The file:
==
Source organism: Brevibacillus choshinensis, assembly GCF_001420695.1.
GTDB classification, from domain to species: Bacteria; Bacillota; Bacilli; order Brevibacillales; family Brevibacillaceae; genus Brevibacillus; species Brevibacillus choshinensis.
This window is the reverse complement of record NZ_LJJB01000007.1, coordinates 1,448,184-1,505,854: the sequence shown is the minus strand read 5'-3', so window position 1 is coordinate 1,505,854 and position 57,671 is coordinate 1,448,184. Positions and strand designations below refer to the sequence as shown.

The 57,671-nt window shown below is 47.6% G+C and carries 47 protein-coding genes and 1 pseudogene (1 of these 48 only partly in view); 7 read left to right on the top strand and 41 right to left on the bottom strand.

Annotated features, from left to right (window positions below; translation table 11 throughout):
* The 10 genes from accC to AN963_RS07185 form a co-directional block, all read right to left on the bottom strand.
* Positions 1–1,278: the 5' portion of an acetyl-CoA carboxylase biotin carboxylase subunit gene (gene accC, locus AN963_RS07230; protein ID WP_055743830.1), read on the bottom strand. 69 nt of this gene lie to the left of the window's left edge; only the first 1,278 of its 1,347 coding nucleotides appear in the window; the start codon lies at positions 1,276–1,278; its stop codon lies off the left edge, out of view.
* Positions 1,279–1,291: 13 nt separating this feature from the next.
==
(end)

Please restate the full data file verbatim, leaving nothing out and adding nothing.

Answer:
Source organism: Brevibacillus choshinensis, assembly GCF_001420695.1.
GTDB classification, from domain to species: Bacteria; Bacillota; Bacilli; order Brevibacillales; family Brevibacillaceae; genus Brevibacillus; species Brevibacillus choshinensis.
This window is the reverse complement of record NZ_LJJB01000007.1, coordinates 1,448,184-1,505,854: the sequence shown is the minus strand read 5'-3', so window position 1 is coordinate 1,505,854 and position 57,671 is coordinate 1,448,184. Positions and strand designations below refer to the sequence as shown.

The 57,671-nt window shown below is 47.6% G+C and carries 47 protein-coding genes and 1 pseudogene (1 of these 48 only partly in view); 7 read left to right on the top strand and 41 right to left on the bottom strand.

Annotated features, from left to right (window positions below; translation table 11 throughout):
* The 10 genes from accC to AN963_RS07185 form a co-directional block, all read right to left on the bottom strand.
* Positions 1–1,278: the 5' portion of an acetyl-CoA carboxylase biotin carboxylase subunit gene (gene accC, locus AN963_RS07230; protein ID WP_055743830.1), read on the bottom strand. 69 nt of this gene lie to the left of the window's left edge; only the first 1,278 of its 1,347 coding nucleotides appear in the window; the start codon lies at positions 1,276–1,278; its stop codon lies off the left edge, out of view.
* Positions 1,279–1,291: 13 nt separating this feature from the next.